The Sarb035 is an under the radar timepiece with the finesse & capability to replace almost any watch in your collection.
Seiko SARB035 Review
In my previous article I revealed how I once held the title of a Seiko snob, but that the Alpinist (Sarb017) had opened my eyes to what the brand was truly about. It was that watch that inspired the purchase of my second Seiko, the Sarb035, a gorgeously simplistic timepiece that draws it’s looks from the Grand Seiko line.
Like the Alpinist, the Sarb035 has a well proportioned 38mm case with both brushed and polished edges. However the level of this finishing is even further elevated compared to the 017. While the plain bezel is highly polished, the top layer of the lugs are finely brushed vertically, giving a clear definition from the face of the watch. The bottom layer of the lugs is separated from the top by a chamfered lip, and this is also highly polished on the top and around the back of the watch, sandwiching the brushed layer between two sparkling surfaces to really show off the craftsmanship.
The use of an uncluttered cream dial is the biggest similarity this watch has with many of the much pricier Grand Seiko line. Whilst it is evident the 035 isn’t as refined as its high end cousins, the striking steel reverse sword hands & applied batons play wonderfully with the light, often going unnoticed until you catch it at the right angle. The date is framed in steel, blending in nicely with the batons but also cutting the contrast of the cream dial and white date wheel.
The steel Seiko logo has once again been applied at 12 o’clock, with the word ‘Automatic’ printed in the same flowing font as the Alpinist and ’23 Jewels’ in block capitals appearing at 6 o’clock, each offsetting one another. Interestingly, this watch has a generous amount of lume applied to the hands, as well as small pips being placed on the inside edge of the batons, making the dial appear much smaller than it is when illuminated in the dark.
At 3 o’clock we find the traditional signed single crown which, although not screw down, helps maintain the watch’s impressive 100 metre water resistance. Around the back we find a display case back showing off the same movement found in the Alpinist; Seiko’s 6R15 with Diashock protection. Although a nice touch on a dressier piece, this exhibition case back is perhaps an unnecessary touch considering the movement isn’t particularly well decorated. You’ll also find all the relevant information about the watch inscribed around the Hardlex window.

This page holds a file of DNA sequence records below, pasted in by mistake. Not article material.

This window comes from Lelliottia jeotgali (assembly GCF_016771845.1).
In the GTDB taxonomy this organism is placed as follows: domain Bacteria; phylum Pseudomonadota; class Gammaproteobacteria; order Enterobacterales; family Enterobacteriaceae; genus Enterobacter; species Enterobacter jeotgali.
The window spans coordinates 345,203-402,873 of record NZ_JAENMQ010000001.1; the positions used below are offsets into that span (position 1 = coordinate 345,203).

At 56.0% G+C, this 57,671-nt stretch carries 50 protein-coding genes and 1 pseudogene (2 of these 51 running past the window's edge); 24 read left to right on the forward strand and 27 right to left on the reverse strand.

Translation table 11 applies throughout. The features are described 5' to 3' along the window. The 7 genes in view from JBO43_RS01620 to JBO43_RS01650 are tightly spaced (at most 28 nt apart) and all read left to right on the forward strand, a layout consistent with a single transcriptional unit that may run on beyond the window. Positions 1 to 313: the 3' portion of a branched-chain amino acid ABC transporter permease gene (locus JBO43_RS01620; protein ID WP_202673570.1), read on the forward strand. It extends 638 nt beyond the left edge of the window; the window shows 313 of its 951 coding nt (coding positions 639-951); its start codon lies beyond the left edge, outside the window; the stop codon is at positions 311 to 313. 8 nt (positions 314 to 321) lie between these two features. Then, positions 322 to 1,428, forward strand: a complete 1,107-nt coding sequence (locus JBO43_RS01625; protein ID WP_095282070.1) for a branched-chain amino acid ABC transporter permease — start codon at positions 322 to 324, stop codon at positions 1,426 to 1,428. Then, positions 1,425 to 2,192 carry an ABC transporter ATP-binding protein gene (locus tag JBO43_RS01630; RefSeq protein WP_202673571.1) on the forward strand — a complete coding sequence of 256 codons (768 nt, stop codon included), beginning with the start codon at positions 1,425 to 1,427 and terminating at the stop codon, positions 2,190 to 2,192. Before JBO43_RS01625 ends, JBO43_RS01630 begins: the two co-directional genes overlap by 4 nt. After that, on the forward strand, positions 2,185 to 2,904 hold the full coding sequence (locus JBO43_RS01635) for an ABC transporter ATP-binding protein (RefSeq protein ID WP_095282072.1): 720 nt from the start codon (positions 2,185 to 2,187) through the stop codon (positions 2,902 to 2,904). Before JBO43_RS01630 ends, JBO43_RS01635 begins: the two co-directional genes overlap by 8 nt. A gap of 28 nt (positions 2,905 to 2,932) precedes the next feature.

This watch comes on a quality, solid stainless steel bracelet with solid end links, a great addition to a watch at this price point. The fact I am yet to wear it in this configuration just goes to show how versatile this piece is; it looks great on any colour or style leather, but I’ve mostly been wearing it on NATO and perlon straps.
Much like the Sarb017, I’m finding it very difficult to pinpoint any negatives about this watch. Sharing the same movement brings me back to the time keeping, something that could be improved, but in reality this only loses a handful of seconds each day. Whilst the front of the watch sports sapphire crystal, the display back uses Seiko’s Hardlex, though again this is hardly a pressing issue. The biggest downfall has to come down to the fact that this is also a Japanese Domestic Model, making sourcing one for yourself a little more difficult than an international release, though by no means impossible.
Overall the Sarb035 is a watch I’m very happy with having in my collection, and one that I find myself falling back on more than most others. With the ability to dress this watch up or down, it’s 100 metre water resistance and under the radar looks, partnered with the fact Seiko also have it available in black (Sarb033), I would go as far to say that this piece would make the perfect one watch collection.
I hope you enjoyed this Seiko SARB035 Review!
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